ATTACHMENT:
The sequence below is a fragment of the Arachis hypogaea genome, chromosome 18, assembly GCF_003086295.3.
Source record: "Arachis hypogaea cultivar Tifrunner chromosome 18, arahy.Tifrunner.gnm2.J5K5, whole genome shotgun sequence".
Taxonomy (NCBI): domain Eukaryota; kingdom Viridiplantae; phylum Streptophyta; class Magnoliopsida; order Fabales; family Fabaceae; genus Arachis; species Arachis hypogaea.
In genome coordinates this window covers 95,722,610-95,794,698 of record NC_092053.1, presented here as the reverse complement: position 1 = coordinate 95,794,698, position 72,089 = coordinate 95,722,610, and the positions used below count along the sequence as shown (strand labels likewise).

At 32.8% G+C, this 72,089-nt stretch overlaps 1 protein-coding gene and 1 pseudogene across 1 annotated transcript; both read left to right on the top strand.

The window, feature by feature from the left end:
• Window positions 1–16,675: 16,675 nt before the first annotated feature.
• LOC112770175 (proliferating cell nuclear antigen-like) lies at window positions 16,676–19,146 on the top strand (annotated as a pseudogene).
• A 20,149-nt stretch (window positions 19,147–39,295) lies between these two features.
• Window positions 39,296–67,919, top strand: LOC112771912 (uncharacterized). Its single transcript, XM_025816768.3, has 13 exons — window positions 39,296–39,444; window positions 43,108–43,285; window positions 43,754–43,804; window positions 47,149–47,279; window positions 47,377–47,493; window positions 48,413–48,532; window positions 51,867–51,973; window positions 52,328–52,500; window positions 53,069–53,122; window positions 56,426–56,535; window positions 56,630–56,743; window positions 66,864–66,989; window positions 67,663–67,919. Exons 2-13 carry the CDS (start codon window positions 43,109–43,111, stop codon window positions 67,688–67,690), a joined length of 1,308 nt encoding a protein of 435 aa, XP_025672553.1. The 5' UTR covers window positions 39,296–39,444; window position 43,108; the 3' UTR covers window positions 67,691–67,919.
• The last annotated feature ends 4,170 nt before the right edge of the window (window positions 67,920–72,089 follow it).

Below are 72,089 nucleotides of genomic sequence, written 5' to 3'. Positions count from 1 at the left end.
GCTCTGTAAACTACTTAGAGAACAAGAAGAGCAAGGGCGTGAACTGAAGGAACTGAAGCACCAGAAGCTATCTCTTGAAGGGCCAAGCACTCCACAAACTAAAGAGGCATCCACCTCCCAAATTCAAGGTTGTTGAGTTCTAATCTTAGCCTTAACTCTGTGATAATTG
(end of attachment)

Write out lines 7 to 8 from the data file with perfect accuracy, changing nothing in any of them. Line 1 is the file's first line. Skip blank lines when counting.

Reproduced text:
• Window positions 1–16,675: 16,675 nt before the first annotated feature.
• LOC112770175 (proliferating cell nuclear antigen-like) lies at window positions 16,676–19,146 on the top strand (annotated as a pseudogene).